Harmony Moura Burk

Every Sunday, three old women gather in the kitchen, chattering about the latest church scandal. They’ve turned it into a ritual over the years, laying out secrets like they layout tea sets and cakes. Their mothers did the same thing, and their grandmothers, and their great grandmothers. The table is set, the shawls are gathered around their shoulders, and their old faces shine with mirth with every piece of information. For them, it’s as intricate a ritual as Holy Mass. 

Humans are incapable of minding their own business. Gossip, fofoca, chisme, tea—it doesn’t matter what you call it, we revel in our ability to trade secrets all the same. In fact, we seek it out constantly. It’s appealing to spill someone else’s beans. Our desire for gossip is ancient, dating to the Bible, the Ancient Greeks, and beyond. Despite social stigma (the Pope himself recently begged hairdressers to stop spilling tea), we still pursue conversations founded upon talking about someone else. It’s fun, even if some people would rather not admit it. More importantly, however, it is key to the stories we use to relate to each other and to ourselves. 

Screencap from In the Heights (2021) dir. Jon M. Chu

“¡Gorgeous! ¡Linda! Tell me something I don’t know.”

No me Diga, Lin Manuel-Miranda

Just as oral traditions and folklore stories are an integral part of cultural experiences, gossip is more than just a social bonding activity. Because of gossip’s ties to community, relationships, and the passage of news through unconventional mediums, it generates a unique sense of unity by allowing participants to interact with stories that arise from within their communities. I grew up listening to my Brazilian aunts eagerly sharing the information they’d acquired about the family (and that outside of it) as a way of bonding. Every phone call, visit or party was incomplete without updates or inquiring about others. Fofoca, the Portuguese word for gossip, flowed freely. Trips to the local hair salon meant listening to news about the regulars and others around the city, and my mom often encountered people in the street asking about her family ties who had heard of her through one story or another. The cultural role of fofoca, or chisme as it is called in Spanish, in Latiné communities cannot be understated. Communities, especially isolated, tight-knit groups, join together under this unique form of storytelling. Families use it to reinforce relationships and propagate individual histories. In a world of renowned authors, directors, and ancient generational stories, gossip destroys the idea that you need some great artistic talent to tell stories. Anyone can construct a narrative, embellish it here and there to set the scene and move the audience with their words and make everyday events and drama as attention-grabbing as a play by Shakespeare or Ibsen. The fact that truth isn’t always a prerequisite—rather, the tale just has to be entertaining and believable enough—draws similarities to genres like magical realism, historical fiction, and contemporary literature such as the works of Sally Rooney and Ottessa Moshfegh. It doesn’t matter whether or not these things actually happened, just that they might have happened, or sort of happened.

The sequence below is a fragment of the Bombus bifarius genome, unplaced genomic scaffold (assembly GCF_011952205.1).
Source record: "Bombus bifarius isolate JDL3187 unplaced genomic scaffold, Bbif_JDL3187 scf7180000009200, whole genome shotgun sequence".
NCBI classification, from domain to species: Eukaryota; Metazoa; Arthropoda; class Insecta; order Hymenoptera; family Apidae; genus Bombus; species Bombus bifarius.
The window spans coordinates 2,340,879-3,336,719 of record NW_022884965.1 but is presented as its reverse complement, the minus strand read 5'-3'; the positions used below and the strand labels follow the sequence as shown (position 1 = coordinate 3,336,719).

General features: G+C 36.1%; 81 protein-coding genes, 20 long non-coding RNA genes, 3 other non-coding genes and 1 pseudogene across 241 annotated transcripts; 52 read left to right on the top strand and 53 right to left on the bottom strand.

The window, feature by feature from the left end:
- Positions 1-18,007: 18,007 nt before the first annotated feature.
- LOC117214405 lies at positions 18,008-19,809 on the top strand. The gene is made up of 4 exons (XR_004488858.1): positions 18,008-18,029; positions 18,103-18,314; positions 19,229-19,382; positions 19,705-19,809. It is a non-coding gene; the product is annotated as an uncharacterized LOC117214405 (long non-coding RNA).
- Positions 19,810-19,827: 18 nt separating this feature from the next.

Two essential components make it such that gossip, unlike any other form of storytelling, is a communal work. First, gossip without an audience is just writing or conspiracy. Another listener, if no one else, must be present—otherwise, who are you gossiping to? The fun of gossip lies in sharing. Second, there is rarely just one author to the story; each individual listener is often encouraged to add on or at least to provide reactions. Thus, particularly in Hispanic and Latiné communities, the art of fofoca demands a sense of fun and casual connection, inviting other “authors” to take part and revel in the tales they can spin. The spaces in which gossip promulgates, predominantly occupied or at least spread by women, become cultural hubs. Individual expression gives rise to creative outlets which spread local news through the grapevine, allowing for unconventional means of sharing information. This can increase communal unity as well as strengthen bonds between individual members. A place where local stories which may have otherwise never been known are thus freely circulated and appreciated in their purest form. 

Students slip into a bathroom stall to smoke and gossip, secrets, and throw names into the air as freely as the smell of cigarettes. Who’s dating, who got dumped, who was caught drinking at last night’s party, who tried to vandalize someone else’s property—everyone’s business and no one’s. They know all the answers and all the questions. Nothing is sacred, no topic off-limits. Gossip is just another part of their daily routine, sandwiched right between calc and study sessions. None of them care, all of them hang on every word. The thrill of airing out someone else’s dirty laundry is as addicting as the nicotine.